Love and grief go hand-in-hand when it comes to the death of a family member.
Six years after 15-year-old Gabriel Phillippe died of a heroin overdose, his family, members of the North Shore Youth Council and surrounding community, showed that love never dies in the midst of tragedy.
Last Friday, the Phillippe family and town residents joined the youth council in remembering Gabe, who died on April 22, 2010, and others who lost their battle to an addiction. According to North Shore Youth Council Executive Director Janene Gentile, the ceremony, Light A Candle For Gabe and Those We Have Lost Due to the Battle of Addiction, focused on supporting one another and honoring the emotions that accompany the drug-related death of a loved one. Claudia Friszell, an advisory committee member for the Families in Support of Treatment organization, reminded those in attendance that remembering loved ones is a process.
“In order for you to heal, you no longer wear your grief as a badge,” Friszell said during the ceremony. “But you own it and hold onto it and let it go. That doesn’t mean you stop grieving or stop remembering. It just means you’ve let that grief evolve.”
According to social worker and attorney Millicent Garofalo, grief is a sign of how much one person or people loved another. Garofalo added that the community discusses a parent’s grief over losing a child, but forgets that this situation also affects siblings.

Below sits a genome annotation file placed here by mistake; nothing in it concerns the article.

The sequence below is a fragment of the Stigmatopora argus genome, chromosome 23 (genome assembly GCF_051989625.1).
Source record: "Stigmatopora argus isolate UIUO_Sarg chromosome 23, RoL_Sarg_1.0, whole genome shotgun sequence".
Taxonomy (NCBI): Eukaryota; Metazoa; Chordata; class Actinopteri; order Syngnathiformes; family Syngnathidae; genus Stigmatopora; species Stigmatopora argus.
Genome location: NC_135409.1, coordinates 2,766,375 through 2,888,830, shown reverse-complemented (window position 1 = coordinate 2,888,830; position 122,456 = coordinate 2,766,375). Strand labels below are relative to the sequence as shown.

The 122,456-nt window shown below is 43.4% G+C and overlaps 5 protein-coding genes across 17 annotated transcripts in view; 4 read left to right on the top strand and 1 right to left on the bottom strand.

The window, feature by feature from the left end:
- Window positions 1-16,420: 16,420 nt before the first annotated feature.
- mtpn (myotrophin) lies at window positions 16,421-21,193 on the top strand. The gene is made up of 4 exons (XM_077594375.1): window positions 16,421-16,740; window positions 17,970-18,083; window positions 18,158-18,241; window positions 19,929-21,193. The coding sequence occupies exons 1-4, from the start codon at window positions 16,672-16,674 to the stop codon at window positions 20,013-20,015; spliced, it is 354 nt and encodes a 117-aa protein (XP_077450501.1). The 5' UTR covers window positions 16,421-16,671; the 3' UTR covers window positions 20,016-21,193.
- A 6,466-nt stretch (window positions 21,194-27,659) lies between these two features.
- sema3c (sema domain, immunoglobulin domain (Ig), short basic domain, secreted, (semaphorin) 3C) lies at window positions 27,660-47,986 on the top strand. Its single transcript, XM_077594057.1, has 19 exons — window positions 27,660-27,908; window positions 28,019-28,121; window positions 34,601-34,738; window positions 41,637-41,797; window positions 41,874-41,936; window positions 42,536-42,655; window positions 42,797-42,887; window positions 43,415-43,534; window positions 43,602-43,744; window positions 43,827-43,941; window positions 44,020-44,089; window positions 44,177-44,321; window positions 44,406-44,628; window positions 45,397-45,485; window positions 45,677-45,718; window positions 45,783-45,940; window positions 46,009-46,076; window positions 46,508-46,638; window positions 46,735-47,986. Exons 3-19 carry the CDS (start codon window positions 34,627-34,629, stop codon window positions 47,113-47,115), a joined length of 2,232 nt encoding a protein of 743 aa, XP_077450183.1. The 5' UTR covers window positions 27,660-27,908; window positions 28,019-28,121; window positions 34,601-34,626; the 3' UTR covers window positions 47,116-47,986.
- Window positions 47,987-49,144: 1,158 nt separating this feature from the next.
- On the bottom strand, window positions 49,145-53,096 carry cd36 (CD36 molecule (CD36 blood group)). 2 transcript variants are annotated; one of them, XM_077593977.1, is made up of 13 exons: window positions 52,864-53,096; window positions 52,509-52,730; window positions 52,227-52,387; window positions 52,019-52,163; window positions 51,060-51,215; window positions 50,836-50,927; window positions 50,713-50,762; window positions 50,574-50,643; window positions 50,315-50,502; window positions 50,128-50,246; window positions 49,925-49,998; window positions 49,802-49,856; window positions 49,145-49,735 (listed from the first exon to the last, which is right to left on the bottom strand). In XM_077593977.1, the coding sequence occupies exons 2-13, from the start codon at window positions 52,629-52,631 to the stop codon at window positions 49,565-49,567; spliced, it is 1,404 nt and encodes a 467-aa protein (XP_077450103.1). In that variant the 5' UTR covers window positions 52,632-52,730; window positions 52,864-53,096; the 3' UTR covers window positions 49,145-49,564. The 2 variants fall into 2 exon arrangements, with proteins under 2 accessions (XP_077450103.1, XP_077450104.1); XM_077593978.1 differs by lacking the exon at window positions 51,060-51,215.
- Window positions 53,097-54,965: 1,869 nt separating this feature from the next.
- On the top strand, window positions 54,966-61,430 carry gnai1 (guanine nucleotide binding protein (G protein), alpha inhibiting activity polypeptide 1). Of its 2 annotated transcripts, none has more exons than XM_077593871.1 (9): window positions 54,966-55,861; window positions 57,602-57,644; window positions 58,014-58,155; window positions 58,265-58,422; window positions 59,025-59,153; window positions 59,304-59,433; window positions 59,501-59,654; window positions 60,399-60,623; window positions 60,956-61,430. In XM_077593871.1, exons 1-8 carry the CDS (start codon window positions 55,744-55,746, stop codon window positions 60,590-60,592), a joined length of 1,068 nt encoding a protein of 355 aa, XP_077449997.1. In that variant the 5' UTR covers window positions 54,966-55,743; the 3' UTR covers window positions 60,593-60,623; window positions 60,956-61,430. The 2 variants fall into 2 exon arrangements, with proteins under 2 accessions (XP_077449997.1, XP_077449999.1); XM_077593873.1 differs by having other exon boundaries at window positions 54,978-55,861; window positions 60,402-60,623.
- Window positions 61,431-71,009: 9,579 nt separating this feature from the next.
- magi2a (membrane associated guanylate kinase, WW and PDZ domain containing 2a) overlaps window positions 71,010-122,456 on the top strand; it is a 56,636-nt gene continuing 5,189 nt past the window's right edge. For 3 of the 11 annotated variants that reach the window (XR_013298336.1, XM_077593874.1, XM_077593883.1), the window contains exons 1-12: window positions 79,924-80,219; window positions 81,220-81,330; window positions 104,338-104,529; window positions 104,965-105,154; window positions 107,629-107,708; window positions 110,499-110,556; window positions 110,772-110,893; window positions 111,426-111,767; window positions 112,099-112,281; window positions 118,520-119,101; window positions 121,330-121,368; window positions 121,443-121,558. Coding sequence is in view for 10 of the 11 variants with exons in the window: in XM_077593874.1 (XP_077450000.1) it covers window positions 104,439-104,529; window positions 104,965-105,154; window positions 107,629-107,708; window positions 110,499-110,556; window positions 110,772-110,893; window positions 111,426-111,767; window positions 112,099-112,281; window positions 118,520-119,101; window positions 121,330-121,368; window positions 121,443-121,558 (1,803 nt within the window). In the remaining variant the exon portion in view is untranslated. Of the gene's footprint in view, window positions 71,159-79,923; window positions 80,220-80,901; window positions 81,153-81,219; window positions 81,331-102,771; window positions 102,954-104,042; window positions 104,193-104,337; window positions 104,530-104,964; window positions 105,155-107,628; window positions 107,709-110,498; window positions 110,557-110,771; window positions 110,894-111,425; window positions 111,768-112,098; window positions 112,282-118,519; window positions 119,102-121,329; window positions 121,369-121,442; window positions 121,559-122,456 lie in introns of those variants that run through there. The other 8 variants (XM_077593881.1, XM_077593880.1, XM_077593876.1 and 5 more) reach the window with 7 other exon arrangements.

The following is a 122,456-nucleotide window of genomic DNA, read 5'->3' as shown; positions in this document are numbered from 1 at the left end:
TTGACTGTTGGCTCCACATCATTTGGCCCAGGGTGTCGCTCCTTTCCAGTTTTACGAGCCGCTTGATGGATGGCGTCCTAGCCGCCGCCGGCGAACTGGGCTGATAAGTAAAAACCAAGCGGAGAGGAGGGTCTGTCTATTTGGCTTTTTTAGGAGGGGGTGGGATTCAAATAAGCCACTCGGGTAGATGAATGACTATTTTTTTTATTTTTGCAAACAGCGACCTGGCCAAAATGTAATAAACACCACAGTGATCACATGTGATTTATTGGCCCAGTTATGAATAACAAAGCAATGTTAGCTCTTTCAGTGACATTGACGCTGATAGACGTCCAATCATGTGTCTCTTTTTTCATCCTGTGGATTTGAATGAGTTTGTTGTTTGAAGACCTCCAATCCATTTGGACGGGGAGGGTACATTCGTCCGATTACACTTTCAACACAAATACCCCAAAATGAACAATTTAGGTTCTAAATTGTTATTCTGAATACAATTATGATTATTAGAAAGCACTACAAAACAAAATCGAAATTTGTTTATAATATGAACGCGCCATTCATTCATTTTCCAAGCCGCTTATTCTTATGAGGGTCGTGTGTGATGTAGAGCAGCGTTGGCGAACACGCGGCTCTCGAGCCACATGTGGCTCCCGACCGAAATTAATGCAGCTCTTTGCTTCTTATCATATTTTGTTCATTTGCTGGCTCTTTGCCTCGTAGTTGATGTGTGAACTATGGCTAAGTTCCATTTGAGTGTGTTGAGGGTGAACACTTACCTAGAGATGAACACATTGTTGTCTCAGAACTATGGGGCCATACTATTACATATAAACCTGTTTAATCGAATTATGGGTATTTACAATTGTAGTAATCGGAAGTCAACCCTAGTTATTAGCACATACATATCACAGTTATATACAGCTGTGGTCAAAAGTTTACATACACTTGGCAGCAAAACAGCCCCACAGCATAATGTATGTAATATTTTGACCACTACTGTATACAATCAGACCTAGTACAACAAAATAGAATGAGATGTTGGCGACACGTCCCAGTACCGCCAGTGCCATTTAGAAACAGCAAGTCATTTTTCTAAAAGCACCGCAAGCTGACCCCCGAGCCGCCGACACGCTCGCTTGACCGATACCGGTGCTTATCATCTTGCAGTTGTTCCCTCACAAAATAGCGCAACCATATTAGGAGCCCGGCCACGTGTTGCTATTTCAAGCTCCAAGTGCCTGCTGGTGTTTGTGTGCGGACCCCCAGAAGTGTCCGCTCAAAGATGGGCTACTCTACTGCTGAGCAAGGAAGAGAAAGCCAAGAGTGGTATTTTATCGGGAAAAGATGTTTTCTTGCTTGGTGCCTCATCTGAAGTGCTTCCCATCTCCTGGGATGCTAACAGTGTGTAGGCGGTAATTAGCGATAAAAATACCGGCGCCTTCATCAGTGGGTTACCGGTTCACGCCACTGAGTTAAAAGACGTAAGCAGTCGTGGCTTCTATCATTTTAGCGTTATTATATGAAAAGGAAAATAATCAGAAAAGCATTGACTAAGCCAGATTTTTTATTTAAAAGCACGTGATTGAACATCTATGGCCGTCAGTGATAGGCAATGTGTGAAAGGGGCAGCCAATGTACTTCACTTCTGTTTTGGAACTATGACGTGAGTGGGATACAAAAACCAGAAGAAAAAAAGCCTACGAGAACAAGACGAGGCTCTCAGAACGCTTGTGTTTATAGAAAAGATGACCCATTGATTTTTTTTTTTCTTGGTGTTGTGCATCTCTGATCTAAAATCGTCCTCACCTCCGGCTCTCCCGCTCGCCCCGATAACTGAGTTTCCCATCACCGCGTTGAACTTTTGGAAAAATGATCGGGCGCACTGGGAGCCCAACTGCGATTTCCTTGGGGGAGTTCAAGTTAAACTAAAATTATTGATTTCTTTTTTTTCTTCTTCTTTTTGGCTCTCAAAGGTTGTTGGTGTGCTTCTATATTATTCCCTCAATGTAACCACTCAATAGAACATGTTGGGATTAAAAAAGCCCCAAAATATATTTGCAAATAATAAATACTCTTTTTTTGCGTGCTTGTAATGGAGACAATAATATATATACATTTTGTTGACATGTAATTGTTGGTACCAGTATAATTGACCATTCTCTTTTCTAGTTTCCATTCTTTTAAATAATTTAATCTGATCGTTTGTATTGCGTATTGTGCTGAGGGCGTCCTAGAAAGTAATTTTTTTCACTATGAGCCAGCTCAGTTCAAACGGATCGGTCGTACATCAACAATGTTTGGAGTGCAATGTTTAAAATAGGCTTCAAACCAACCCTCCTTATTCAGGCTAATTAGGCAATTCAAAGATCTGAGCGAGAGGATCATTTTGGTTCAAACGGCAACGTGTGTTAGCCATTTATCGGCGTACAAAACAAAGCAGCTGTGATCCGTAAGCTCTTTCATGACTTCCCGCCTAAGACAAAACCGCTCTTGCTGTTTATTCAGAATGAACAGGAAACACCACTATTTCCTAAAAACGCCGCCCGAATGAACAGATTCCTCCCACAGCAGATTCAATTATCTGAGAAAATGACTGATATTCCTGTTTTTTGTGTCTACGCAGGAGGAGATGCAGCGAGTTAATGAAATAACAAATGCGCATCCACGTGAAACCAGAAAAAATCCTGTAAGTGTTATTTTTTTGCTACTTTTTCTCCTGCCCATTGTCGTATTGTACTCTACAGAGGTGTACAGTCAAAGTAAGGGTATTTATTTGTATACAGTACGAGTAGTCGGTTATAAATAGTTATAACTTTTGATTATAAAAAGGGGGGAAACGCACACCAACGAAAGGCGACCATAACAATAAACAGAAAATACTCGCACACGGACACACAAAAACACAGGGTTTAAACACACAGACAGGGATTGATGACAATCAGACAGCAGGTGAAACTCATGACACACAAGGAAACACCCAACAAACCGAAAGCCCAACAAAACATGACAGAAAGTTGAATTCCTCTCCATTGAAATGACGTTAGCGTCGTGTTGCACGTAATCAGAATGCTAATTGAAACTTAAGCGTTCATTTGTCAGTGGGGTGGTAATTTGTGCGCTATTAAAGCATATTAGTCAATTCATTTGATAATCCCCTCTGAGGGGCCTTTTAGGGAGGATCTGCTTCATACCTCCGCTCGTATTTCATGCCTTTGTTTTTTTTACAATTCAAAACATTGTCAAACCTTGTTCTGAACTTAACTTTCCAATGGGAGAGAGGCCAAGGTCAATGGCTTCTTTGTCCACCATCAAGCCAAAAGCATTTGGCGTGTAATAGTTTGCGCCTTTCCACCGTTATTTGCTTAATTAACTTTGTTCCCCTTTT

“They’re losing someone they’ve known forever,” Garofalo said during the ceremony. “When you lose the sibling, you’re losing a part of yourself.”
Gabe’s father, Bryan Phillippe, was among the ceremony speakers at the youth council’s headquarters on the Joseph A. Edgar Intermediate School grounds. While he said his family did what they could to help Gabe, he added that addicts must also be willing to accept help. Marcie Wilson, office manager at the youth council, said this wasn’t the first time Gabe’s family contacted the youth council about holding a candle lighting for the teen and others who died because of addiction.
Each resident received a small white bag containing a flameless candle that attendees placed at the base of Gabe’s Belonging Tree outside the North Shore Youth Council. Attendees were asked to write down a positive and negative memory. Papers containing negative memories were burned after residents finished arranging the white bags and placing white flowers into Gabe’s tree.
“This disease has affected Long Island so badly, and the disease of addiction is a family disease,” said Huntington Station resident Emma Amoreisky, whose son battled alcohol addiction for several years. She added that while she understands the pain of those whose children are still suffering, she “can’t even imagine the pain of the ones who’ve already lost their child.”
According to Founder and Executive Director of FIST, Anthony Rizzuto, addiction doesn’t discriminate. Some families or individuals dealing with drug addiction aren’t always comfortable asking for help. Rizzuto said, “until we can stop the stigma and stop the shame associated with addiction, it’s going to be really hard to make a difference.”